Physician-perceived frailty tied to warfarin discontinuation
(HealthDay)—Physician-perceived frailty and low life expectancy are the main reasons for warfarin discontinuation in elderly patients, according to a study published online July 29 in the Journal of Thrombosis and Haemostasis.
Giulia Bertozzo, M.D., from the University of Padua in Italy, and colleagues assessed data from very elderly non-valvular atrial fibrillation (NVAF) patients to examine the reason for warfarin discontinuation and analyze data on subsequent antithrombotic therapy and subsequent mortality, ischemic, and bleeding events. Patients in the study were at least 80 years old and started warfarin after NVAF diagnosis.
The researchers found that over five years, 148 of 798 patients discontinued warfarin. Thromboembolic and major bleeding events were significantly higher and time in therapeutic range (TTR) was significantly lower in patients who discontinued warfarin despite similar CHA2DS2-VASc score. Vascular disease (hazard ratio [HR], 2.5), being 85 years of age or older (HR, 1.4), TTR <60 percent (HR, 1.8), and bleeding events (HR, 2.3) were independent risk factors for warfarin discontinuation. Physician-perceived frailty or low life expectancy (45.9 percent), bleeding complications (19.6 percent), and sinus rhythm restoration (16.9 percent) were the main reasons for warfarin discontinuation.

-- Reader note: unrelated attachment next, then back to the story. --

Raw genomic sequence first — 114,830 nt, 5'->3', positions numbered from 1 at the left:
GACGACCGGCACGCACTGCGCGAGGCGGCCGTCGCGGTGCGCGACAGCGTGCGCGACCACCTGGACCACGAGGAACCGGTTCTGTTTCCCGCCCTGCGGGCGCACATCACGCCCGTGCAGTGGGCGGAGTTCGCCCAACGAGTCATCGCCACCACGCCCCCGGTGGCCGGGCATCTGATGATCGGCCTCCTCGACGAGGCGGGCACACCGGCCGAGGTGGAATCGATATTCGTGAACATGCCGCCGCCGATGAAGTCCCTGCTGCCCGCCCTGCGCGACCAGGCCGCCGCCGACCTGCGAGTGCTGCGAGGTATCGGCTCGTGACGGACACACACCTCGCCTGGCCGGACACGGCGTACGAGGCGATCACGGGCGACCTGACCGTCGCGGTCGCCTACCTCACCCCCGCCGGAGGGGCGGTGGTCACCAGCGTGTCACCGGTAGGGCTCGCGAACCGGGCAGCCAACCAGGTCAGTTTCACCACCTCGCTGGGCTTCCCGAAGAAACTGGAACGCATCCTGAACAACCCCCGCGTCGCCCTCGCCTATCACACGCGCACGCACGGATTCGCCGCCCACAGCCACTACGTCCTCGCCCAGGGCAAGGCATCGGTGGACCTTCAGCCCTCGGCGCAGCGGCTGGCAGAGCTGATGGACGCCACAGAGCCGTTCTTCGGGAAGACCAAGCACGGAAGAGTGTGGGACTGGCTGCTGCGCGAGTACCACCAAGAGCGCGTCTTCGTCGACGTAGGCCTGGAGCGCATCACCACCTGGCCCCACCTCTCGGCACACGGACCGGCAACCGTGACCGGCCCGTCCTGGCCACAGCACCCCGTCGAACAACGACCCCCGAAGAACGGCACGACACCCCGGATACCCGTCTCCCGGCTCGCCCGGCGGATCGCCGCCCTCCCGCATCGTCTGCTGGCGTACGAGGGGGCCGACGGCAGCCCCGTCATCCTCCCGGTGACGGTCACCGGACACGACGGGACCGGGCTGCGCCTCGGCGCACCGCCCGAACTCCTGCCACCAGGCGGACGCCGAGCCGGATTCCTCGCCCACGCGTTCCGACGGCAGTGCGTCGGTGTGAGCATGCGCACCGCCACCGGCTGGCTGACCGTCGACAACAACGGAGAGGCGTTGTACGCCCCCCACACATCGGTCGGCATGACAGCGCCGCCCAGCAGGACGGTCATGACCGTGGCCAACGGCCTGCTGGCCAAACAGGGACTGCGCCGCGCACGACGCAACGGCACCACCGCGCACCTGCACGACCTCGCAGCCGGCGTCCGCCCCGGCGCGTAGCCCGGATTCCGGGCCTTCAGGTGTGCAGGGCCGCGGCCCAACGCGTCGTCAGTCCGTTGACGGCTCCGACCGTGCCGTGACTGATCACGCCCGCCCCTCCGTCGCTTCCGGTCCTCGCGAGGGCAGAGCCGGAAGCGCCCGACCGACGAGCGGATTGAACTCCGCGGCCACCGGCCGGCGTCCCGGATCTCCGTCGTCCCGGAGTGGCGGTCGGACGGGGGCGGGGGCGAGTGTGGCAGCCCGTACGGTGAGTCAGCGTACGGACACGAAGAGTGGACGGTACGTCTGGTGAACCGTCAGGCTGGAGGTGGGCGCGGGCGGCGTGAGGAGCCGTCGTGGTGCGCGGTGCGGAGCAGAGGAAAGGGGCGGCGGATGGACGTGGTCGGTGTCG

"Identification of elderly patients at high risk of bleeding and poor quality of anticoagulation during warfarin is still an unmet clinical problem," the authors write.
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